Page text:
On 9th February, Nisha Samal (one of the Christian women) was beaten up by her brothers-in-law, Gura Samal and Sukadeb Samal. The same night the men folk of the Christian families, apprehending trouble, left the village and came to Bhubaneswar with the hope that if the men folk left the village nobody would create any trouble for the women and that they would return after the situation normalised in natural course, say within 10/15 days. Subas didn’t leave the village apprehending more trouble for him from police, since he had been made to undertake in writing in the police station that he would return to Hinduism and keep peace in the village etc Subas’s parents had left the village a day or two earlier.
On 10th February realising that the men had fled, the committee that was leading the opposition, started suspecting Subas that he is playing with them and forcibly tonsured him. Then they forcibly dragged the women from their houses and tonsured them in full public view. Nobody came to their rescue. Subas begged them not to do anything with the women. But no body paid any heed to him. Some sympathisers expressed their sympathy by saying ‘we have been asking you to leave your faith and come back to Hinduism. You didn’t listen to us. Now they are tonsuring you, what can we do !’ One of the Christian women, Kokila Kandi had gone to the next village (Damodarpatna) to make a phone call to Bhubaneswar and after hearing about the tonsuring, managed to hide herself and her two sons for two days and thus has been saved from being tonsured.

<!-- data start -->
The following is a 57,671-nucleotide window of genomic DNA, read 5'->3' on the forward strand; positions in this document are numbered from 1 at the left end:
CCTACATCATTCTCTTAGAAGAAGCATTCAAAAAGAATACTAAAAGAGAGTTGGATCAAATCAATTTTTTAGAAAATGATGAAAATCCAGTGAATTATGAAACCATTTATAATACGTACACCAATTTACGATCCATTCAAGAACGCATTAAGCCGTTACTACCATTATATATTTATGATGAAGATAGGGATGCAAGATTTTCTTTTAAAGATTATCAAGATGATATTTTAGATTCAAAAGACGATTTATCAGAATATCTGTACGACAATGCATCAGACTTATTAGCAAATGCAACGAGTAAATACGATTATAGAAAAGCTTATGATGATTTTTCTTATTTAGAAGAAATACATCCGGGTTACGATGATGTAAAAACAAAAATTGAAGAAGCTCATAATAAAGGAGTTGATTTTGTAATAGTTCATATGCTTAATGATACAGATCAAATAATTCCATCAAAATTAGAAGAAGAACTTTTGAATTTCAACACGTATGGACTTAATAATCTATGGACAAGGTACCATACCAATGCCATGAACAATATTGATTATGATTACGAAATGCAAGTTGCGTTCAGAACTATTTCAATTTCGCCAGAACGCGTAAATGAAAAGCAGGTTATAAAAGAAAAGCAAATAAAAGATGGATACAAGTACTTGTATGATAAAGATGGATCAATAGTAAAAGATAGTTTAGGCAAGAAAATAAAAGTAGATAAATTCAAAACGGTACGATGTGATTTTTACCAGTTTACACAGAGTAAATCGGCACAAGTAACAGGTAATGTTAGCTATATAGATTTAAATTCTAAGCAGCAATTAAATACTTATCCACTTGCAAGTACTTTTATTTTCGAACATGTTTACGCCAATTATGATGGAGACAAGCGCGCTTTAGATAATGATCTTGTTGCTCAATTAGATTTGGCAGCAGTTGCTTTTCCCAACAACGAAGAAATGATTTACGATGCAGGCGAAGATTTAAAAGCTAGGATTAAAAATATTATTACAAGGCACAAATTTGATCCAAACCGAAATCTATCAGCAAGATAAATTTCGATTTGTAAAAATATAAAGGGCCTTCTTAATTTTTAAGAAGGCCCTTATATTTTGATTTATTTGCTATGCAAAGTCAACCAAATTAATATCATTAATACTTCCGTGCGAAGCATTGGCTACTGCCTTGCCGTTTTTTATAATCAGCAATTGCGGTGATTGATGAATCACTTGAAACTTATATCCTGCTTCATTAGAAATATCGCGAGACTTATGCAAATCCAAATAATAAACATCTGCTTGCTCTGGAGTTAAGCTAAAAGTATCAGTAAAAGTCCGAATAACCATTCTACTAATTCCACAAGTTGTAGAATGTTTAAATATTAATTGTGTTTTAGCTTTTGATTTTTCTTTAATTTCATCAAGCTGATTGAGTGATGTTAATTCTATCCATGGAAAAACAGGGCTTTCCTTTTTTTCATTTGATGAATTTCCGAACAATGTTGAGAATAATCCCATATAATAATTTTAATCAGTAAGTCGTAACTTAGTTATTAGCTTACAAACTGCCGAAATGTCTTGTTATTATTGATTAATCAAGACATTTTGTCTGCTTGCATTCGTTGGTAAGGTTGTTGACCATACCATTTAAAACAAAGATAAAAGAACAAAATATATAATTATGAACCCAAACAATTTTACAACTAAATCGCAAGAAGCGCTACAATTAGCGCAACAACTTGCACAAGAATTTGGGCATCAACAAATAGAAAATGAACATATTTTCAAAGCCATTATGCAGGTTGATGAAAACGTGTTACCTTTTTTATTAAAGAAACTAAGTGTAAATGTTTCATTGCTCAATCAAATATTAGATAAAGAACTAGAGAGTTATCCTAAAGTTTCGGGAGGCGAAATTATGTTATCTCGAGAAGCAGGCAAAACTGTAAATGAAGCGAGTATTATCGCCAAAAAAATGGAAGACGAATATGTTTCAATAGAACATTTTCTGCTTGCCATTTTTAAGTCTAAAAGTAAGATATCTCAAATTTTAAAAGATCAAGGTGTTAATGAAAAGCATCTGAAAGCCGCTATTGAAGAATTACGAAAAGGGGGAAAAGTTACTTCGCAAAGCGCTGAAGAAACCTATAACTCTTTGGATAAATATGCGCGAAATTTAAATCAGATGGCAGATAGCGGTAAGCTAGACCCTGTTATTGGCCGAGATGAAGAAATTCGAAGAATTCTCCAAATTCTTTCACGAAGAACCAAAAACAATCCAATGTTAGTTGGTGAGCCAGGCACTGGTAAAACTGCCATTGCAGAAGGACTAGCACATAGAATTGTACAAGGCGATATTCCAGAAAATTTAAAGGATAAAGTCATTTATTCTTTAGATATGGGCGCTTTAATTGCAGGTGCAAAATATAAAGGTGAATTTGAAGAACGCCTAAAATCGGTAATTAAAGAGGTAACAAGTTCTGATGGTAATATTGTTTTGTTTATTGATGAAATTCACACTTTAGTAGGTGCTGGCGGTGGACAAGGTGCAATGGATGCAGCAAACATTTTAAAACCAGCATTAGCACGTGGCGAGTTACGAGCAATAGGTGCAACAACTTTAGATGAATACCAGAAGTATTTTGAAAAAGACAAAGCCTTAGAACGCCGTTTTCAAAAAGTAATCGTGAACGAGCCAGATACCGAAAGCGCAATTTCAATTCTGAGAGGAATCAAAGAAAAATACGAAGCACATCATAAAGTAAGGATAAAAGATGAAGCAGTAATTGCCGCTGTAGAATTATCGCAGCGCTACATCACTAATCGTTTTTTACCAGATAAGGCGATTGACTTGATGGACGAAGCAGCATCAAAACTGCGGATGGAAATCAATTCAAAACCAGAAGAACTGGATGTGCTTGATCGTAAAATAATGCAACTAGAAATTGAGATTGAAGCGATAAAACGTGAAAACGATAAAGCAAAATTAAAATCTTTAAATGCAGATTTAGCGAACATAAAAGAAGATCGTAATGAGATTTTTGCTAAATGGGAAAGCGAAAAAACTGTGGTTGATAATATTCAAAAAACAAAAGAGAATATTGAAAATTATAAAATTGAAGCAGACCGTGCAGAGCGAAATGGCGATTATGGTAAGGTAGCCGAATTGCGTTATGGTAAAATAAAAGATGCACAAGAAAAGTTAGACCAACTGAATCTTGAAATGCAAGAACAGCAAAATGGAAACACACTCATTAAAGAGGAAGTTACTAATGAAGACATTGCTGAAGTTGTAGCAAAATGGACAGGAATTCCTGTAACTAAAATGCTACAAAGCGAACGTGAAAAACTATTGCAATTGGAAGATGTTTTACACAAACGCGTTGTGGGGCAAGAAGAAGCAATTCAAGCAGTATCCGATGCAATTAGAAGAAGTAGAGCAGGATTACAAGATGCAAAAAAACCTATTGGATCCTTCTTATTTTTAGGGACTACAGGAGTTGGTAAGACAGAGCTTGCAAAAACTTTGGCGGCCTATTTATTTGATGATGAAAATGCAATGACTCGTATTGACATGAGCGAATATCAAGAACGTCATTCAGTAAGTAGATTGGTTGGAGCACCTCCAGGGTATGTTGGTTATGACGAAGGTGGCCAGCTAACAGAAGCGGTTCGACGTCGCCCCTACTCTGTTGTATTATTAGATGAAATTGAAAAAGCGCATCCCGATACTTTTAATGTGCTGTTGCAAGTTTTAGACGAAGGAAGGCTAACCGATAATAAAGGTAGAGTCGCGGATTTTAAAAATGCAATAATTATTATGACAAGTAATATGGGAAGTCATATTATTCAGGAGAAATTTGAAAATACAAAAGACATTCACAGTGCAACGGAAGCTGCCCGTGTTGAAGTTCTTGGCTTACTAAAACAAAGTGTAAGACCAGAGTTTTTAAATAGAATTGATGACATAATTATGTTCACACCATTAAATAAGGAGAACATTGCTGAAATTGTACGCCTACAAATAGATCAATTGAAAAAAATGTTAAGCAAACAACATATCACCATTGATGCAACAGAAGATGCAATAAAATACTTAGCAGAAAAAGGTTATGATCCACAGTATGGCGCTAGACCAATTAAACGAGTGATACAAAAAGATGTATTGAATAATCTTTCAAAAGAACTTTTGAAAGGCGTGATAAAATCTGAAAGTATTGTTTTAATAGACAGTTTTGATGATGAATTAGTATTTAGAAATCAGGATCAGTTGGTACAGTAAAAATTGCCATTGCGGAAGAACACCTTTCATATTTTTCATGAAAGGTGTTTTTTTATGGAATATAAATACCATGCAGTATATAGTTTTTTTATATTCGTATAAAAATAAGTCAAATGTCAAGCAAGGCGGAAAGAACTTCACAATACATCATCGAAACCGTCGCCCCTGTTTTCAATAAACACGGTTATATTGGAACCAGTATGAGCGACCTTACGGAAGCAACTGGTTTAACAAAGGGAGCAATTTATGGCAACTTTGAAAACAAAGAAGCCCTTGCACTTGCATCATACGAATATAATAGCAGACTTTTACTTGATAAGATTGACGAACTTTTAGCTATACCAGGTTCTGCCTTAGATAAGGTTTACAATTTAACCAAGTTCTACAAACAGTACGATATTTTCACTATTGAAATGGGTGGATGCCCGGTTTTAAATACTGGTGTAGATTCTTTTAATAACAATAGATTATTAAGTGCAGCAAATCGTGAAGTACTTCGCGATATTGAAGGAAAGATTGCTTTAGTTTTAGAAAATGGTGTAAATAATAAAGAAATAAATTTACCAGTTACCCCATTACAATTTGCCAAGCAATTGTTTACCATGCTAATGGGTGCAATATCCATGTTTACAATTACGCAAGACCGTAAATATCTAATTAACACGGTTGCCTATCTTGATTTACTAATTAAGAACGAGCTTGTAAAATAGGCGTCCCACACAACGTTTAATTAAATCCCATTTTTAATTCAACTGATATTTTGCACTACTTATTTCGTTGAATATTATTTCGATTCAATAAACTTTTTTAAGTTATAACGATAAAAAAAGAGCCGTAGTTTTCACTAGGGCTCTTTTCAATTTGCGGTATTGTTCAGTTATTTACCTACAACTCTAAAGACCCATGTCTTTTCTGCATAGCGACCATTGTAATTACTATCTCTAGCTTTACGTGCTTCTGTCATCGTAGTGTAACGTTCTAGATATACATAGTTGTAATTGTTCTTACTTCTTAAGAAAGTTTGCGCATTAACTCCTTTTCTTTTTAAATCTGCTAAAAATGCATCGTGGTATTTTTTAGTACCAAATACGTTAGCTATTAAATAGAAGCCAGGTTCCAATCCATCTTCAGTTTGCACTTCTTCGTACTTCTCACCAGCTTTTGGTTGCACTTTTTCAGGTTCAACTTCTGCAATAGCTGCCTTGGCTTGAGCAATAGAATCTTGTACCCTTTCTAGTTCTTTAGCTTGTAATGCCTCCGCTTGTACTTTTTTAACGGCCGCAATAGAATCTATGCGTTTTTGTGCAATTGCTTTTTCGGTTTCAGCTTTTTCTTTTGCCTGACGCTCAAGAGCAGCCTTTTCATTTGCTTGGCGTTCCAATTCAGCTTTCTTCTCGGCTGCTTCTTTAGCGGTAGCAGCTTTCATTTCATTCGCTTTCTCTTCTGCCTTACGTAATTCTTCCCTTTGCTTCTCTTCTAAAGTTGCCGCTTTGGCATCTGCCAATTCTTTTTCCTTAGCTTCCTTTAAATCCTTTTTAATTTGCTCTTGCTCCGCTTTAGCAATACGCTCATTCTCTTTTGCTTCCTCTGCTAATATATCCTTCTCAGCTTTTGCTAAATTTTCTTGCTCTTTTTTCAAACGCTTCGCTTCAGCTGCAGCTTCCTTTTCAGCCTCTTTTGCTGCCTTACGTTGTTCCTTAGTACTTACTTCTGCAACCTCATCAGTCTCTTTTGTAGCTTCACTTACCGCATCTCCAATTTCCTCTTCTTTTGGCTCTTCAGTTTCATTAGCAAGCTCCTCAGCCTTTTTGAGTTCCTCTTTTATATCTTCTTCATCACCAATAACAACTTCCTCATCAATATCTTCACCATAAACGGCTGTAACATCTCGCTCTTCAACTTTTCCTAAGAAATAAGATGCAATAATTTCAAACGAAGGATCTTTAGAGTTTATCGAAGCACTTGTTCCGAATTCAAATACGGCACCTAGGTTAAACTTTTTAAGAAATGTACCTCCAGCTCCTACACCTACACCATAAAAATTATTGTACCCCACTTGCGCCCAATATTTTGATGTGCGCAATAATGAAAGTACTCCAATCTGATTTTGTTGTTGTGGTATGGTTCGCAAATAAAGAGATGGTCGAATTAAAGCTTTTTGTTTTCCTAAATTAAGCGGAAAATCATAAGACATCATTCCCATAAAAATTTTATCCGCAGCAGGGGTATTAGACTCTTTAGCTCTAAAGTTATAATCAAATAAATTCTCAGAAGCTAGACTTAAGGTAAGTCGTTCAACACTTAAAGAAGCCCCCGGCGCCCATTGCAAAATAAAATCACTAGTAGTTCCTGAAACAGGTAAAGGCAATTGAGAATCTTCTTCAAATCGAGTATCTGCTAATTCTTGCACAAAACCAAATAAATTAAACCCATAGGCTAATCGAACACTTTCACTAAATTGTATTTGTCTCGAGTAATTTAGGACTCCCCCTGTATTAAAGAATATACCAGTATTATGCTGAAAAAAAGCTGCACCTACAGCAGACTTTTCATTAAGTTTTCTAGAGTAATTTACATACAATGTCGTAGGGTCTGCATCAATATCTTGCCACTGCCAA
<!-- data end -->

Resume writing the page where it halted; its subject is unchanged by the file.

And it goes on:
After tonsuring, the women, in the absence of their men folk, found life extremely difficult for them. They had to walk quite a distance to collect water as they were not allowed to use the village tube wells; besides, they found the humiliation of walking in the middle of the village with their tonsured heads and the hostile villagers watching, unbearable. On the same evening, apprehending more violence and humiliation and even murder, all the women with their children secretly left the village. One Baba Kameshwar Das, a Sanyasi of Avadhoot sect, in his ashram, Bayananda Kutir, gave them shelter. From there, with the help of Gauranga Mallick, a fellow Christian from Kanimul village, they managed to leave for Bhubaneswar at dead of the night. One of the women, Smt. Lata Samal was at an advanced stage of pregnancy and now has delivered a baby girl.
On the same day, Babaji Das, Sukadeb Samal, Gurucharan Samal and Chakradhar
Bhoi, took Subas to the police station.
On 16th February Subas was again taken to the Police station and released on the 17th night at 2 AM.
On 19th February Police took Subas and others to record their statements before the SDJM, Jagatsinghpur.